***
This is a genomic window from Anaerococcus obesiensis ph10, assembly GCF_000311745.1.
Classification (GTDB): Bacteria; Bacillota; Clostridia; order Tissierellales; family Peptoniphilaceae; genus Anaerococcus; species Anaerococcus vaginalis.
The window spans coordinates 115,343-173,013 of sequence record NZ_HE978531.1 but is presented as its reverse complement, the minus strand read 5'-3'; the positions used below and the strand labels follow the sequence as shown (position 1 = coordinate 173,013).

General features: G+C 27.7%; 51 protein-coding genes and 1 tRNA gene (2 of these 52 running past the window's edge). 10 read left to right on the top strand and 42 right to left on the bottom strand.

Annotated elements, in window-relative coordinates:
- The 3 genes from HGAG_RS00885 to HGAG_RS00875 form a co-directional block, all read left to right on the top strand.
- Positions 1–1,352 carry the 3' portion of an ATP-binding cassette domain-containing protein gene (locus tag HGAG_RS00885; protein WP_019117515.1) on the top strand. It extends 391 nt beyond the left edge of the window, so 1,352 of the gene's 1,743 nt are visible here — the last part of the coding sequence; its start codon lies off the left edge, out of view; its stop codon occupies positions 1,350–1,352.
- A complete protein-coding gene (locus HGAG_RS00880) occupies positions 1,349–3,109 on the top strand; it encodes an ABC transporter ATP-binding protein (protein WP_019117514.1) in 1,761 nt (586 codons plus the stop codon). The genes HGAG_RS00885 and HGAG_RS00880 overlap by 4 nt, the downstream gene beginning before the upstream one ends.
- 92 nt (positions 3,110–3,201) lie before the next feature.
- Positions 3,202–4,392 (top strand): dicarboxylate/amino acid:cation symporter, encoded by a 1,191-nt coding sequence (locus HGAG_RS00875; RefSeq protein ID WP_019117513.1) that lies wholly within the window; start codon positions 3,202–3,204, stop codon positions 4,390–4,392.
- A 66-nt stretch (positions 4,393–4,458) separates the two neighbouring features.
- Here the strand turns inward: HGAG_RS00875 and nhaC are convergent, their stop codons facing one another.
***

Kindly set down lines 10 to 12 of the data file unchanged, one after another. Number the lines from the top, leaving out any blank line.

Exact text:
- Positions 3,202–4,392 (top strand): dicarboxylate/amino acid:cation symporter, encoded by a 1,191-nt coding sequence (locus HGAG_RS00875; RefSeq protein ID WP_019117513.1) that lies wholly within the window; start codon positions 3,202–3,204, stop codon positions 4,390–4,392.
- A 66-nt stretch (positions 4,393–4,458) separates the two neighbouring features.
- Here the strand turns inward: HGAG_RS00875 and nhaC are convergent, their stop codons facing one another.